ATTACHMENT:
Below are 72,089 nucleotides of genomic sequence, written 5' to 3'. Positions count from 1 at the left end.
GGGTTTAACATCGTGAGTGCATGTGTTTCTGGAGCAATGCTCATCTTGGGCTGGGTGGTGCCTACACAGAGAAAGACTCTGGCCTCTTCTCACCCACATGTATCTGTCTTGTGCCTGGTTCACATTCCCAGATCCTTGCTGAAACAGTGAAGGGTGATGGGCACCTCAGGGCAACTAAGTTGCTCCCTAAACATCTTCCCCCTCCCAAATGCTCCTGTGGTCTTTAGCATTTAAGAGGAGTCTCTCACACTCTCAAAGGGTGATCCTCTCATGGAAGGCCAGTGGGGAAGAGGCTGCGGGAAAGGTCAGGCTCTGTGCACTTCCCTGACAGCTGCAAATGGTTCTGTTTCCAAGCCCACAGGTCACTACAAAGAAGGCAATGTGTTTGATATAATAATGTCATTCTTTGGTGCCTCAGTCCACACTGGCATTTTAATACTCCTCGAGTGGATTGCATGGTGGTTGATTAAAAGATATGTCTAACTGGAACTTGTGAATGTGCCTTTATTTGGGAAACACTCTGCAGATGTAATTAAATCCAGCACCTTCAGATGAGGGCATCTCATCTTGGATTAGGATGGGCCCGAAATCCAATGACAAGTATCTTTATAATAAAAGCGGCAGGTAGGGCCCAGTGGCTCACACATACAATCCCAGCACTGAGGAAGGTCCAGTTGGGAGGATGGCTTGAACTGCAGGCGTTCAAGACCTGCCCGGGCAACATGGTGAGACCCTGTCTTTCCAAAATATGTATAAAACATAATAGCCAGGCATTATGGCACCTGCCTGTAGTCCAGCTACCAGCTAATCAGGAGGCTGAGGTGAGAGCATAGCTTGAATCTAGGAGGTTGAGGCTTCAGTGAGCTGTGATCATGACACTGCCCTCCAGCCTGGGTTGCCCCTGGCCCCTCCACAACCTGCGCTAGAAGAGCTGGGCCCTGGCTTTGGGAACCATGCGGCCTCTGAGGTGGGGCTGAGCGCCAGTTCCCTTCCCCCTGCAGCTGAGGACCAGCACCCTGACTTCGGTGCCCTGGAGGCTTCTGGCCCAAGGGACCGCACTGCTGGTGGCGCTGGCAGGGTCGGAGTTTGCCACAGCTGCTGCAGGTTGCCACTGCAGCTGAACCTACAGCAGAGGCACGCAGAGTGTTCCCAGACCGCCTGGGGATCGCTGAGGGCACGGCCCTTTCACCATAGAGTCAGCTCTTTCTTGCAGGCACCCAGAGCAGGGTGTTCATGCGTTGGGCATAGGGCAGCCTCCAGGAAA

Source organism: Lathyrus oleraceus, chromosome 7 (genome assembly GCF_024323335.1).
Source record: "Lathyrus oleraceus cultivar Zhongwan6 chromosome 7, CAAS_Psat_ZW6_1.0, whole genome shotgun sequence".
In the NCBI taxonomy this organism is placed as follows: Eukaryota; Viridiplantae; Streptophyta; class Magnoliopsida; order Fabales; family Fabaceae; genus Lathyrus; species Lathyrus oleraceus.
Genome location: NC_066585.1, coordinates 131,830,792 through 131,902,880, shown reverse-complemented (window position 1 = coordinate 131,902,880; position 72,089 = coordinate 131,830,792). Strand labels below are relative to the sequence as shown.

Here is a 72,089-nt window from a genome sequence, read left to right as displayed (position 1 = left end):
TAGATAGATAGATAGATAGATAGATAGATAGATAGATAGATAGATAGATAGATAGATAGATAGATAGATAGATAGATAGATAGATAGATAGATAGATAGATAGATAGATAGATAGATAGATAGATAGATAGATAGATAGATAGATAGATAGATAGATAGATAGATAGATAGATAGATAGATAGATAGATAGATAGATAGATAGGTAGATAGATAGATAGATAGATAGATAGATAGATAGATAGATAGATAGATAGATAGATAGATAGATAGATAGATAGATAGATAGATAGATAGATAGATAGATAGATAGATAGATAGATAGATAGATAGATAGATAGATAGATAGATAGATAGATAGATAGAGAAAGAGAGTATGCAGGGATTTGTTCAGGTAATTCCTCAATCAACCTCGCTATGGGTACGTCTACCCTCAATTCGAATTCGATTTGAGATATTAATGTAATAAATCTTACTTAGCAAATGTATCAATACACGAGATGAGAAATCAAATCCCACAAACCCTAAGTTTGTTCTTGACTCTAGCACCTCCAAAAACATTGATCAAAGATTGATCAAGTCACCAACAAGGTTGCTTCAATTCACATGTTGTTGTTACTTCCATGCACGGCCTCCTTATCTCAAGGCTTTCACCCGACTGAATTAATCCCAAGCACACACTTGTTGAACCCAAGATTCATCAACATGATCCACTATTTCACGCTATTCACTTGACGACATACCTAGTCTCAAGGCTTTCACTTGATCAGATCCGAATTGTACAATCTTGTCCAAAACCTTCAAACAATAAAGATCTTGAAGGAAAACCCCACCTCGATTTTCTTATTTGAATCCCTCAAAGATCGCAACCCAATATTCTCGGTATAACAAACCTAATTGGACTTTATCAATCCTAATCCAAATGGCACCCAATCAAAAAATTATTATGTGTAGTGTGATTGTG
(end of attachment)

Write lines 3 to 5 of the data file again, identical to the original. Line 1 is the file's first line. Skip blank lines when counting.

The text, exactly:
Source organism: Lathyrus oleraceus, chromosome 7 (genome assembly GCF_024323335.1).
Source record: "Lathyrus oleraceus cultivar Zhongwan6 chromosome 7, CAAS_Psat_ZW6_1.0, whole genome shotgun sequence".
In the NCBI taxonomy this organism is placed as follows: Eukaryota; Viridiplantae; Streptophyta; class Magnoliopsida; order Fabales; family Fabaceae; genus Lathyrus; species Lathyrus oleraceus.